Important note on filesizes: If you enable gzip support on your website for .js and .wasm this app will only be around a 500 kb download! You can test if individual files are being gzipped by using this.

RTSimpleApp builds the identical way.

Source code changes

For RTSimpleApp I really only changed one thing:

I added CLEAR_GL_ERRORS(); after glClearColor(0,0,0,1); in App::Draw. This fixes eats a GL error that is caused by emscriptems legacy GL 1 support, I dunno why it's happening, the glClear will get rid of it.

Persistent files

You want your save data to persist across sessions, right? Nothing could be easier! Internally, anything written to GetSavePath() is written in a special place that is setup for being persistent. However, *you* have to actually run a command that will cause it to be saved.

You do that by calling SyncPersistentData(); when you want to save what has been currently written/changed in GetSavePath().

(Proton will automatically sync all existing persistent data before giving you control to load anything, so you don't have to worry about anything except choosing when to “sync” the save data)

Tips and gotchas

GL Limitations: GL emulation is handled by emscripten with the -s LEGACY_GL_EMULATION=1. It's not that great. It works fine for 2D games but expect features to be missing for any 3d stuff you're porting. My game Mindwall is playable, but the lighting and color is wrong. The way forward here is to use GLES 2+ which it can emulate with WebGL much better, but I'm not sure if I want to do that with Proton in general or not right now.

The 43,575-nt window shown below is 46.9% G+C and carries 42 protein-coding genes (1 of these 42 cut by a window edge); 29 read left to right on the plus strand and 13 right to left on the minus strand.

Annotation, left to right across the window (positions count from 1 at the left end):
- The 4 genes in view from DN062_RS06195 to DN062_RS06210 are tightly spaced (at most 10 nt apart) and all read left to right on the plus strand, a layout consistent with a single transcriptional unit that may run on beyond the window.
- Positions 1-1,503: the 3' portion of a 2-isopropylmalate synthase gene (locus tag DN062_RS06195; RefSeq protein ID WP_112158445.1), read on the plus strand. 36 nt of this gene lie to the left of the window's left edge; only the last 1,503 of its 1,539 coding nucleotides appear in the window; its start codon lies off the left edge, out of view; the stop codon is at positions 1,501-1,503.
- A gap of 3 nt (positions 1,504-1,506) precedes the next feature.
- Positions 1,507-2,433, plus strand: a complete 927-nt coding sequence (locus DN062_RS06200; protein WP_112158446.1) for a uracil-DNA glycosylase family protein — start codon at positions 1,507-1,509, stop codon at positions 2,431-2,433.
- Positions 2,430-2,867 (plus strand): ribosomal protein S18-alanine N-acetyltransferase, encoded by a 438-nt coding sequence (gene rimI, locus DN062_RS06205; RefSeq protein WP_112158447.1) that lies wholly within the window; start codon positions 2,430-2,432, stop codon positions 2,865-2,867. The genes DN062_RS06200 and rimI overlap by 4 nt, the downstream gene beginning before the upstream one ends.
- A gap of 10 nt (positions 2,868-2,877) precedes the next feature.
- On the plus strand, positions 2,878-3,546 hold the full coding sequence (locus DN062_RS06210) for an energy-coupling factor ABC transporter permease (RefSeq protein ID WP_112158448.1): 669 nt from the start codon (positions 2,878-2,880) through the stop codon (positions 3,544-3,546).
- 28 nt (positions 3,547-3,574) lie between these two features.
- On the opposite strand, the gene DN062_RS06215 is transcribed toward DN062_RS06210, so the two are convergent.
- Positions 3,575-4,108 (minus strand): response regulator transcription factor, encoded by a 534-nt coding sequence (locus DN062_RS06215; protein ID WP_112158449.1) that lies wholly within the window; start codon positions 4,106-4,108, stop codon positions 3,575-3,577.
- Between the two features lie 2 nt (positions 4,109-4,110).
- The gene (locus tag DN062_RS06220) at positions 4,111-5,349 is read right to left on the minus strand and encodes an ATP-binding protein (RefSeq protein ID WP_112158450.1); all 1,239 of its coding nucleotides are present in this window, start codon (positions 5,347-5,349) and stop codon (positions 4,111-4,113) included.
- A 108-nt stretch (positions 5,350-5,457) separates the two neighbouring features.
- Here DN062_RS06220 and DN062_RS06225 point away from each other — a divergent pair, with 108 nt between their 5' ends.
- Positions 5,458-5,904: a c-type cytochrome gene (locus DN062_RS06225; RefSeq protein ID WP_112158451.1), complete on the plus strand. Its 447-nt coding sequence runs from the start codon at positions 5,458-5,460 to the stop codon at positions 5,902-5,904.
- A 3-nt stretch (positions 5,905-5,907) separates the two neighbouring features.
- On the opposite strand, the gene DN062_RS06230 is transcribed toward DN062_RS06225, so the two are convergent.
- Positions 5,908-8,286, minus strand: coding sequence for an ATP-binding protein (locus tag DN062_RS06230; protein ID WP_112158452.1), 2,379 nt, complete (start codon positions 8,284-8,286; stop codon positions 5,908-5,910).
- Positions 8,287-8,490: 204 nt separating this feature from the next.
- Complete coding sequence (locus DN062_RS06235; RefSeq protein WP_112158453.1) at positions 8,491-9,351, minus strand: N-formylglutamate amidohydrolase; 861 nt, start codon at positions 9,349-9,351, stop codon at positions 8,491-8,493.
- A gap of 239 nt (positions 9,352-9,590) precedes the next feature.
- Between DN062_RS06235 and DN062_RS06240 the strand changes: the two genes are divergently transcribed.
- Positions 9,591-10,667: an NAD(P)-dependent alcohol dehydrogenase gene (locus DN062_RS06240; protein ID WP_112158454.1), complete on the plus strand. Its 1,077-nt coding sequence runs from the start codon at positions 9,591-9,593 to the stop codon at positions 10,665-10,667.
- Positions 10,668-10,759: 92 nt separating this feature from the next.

Networking: if you run the .html locally but try to read/write highscores to scores.php on your webserver it's going to fail. You'll have to actually upload your files then run it from the actual domain name for it to work, or check out what Cross-Origin Resource Sharings is and set up your server to accept stuff from your home IP address. Also, having the www in your url or seems to matter too when it compares domain names.

Proton's NetHTTP class to get/post to web sites is emulated behind the scenes with NetHTTP_HTML5.cpp, a special version for emscripten that uses emscripten_async_wget2_data. No code changes necessary.

Stuff Proton does for you when using its custom html setups

See that RTLoader.js file that was put in WebLoaderData? This is coming from shared/html5/templates/WebLoaderData, it's shared between projects.

It adds Javascript handlers so you can both import and export files directly from the user using a file dialog. (Dink HD's HTML5 version lets users import/export save games directly to files for example)

The templates are also shared between projects. Notice that inside them, the name “RTTemplateName” is used. This text is replaced as part of the build process.

Also, see that shared/html5/SharedJSLib.js? That is being merged into the final Javascript - it allows Proton to do the following:

  • Get around iOS's Safari refusing to turn audio on by automatically playing a blank audio sample on the first OnClick to set it up
  • Wrap button presses around OnClick so URLs to new windows will properly open
  • Do very basic string input (you can see this in the RTSimpleApp)
proton/html5_setup.txt · Last modified: 2018/07/28 14:20 by seth